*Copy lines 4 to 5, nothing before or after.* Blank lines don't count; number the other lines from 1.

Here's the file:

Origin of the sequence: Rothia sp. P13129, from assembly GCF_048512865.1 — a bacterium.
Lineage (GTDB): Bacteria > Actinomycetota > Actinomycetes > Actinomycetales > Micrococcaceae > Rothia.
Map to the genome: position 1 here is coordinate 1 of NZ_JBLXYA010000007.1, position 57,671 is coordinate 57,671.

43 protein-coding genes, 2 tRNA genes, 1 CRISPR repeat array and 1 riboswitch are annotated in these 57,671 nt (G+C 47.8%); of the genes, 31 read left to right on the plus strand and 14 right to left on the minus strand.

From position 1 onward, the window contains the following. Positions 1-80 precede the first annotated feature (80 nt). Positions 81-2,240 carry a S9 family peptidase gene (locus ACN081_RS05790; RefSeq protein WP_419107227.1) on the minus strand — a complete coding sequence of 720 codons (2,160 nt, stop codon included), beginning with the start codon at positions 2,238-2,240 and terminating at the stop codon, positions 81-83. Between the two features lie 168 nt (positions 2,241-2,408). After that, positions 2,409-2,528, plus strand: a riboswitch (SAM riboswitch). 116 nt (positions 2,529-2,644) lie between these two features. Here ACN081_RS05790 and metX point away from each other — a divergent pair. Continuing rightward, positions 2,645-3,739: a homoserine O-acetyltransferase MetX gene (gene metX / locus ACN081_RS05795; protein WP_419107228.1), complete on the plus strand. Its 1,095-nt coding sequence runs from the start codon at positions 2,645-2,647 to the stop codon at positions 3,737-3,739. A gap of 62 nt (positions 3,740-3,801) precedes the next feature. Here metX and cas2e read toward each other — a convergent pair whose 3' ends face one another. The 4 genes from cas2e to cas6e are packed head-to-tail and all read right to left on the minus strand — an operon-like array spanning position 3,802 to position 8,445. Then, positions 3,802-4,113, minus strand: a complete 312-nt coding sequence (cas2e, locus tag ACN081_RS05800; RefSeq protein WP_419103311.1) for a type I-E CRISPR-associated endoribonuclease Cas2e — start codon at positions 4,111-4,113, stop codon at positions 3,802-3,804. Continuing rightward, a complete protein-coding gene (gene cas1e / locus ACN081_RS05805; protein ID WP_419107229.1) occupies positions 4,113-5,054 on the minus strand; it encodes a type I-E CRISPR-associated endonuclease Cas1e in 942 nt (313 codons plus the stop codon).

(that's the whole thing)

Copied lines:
43 protein-coding genes, 2 tRNA genes, 1 CRISPR repeat array and 1 riboswitch are annotated in these 57,671 nt (G+C 47.8%); of the genes, 31 read left to right on the plus strand and 14 right to left on the minus strand.

From position 1 onward, the window contains the following. Positions 1-80 precede the first annotated feature (80 nt). Positions 81-2,240 carry a S9 family peptidase gene (locus ACN081_RS05790; RefSeq protein WP_419107227.1) on the minus strand — a complete coding sequence of 720 codons (2,160 nt, stop codon included), beginning with the start codon at positions 2,238-2,240 and terminating at the stop codon, positions 81-83. Between the two features lie 168 nt (positions 2,241-2,408). After that, positions 2,409-2,528, plus strand: a riboswitch (SAM riboswitch). 116 nt (positions 2,529-2,644) lie between these two features. Here ACN081_RS05790 and metX point away from each other — a divergent pair. Continuing rightward, positions 2,645-3,739: a homoserine O-acetyltransferase MetX gene (gene metX / locus ACN081_RS05795; protein WP_419107228.1), complete on the plus strand. Its 1,095-nt coding sequence runs from the start codon at positions 2,645-2,647 to the stop codon at positions 3,737-3,739. A gap of 62 nt (positions 3,740-3,801) precedes the next feature. Here metX and cas2e read toward each other — a convergent pair whose 3' ends face one another. The 4 genes from cas2e to cas6e are packed head-to-tail and all read right to left on the minus strand — an operon-like array spanning position 3,802 to position 8,445. Then, positions 3,802-4,113, minus strand: a complete 312-nt coding sequence (cas2e, locus tag ACN081_RS05800; RefSeq protein WP_419103311.1) for a type I-E CRISPR-associated endoribonuclease Cas2e — start codon at positions 4,111-4,113, stop codon at positions 3,802-3,804. Continuing rightward, a complete protein-coding gene (gene cas1e / locus ACN081_RS05805; protein ID WP_419107229.1) occupies positions 4,113-5,054 on the minus strand; it encodes a type I-E CRISPR-associated endonuclease Cas1e in 942 nt (313 codons plus the stop codon).